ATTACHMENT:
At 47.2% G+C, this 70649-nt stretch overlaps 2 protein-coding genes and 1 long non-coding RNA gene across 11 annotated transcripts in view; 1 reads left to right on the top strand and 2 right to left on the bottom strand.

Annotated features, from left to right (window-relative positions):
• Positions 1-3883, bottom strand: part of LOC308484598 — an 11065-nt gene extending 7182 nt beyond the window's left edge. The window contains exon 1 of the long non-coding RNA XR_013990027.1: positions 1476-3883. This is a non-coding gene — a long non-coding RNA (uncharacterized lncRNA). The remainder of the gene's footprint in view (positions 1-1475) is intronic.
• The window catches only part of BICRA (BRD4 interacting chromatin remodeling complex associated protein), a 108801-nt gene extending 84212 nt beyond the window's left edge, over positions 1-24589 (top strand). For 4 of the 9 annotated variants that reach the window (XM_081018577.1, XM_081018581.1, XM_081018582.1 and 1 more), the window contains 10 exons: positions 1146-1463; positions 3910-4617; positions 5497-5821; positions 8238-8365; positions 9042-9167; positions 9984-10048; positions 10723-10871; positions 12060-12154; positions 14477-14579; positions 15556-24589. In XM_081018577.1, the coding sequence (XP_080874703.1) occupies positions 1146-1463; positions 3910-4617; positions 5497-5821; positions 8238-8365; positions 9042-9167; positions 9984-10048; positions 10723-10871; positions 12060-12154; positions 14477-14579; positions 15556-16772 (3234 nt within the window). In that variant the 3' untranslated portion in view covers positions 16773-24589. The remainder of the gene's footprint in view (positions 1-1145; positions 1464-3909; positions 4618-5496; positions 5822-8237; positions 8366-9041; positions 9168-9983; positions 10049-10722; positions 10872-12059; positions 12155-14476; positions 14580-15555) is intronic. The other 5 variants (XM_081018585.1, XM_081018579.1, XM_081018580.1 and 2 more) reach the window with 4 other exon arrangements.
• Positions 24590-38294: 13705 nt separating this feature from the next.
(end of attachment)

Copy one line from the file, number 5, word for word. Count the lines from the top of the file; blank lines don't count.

• Positions 24590-38294: 13705 nt separating this feature from the next.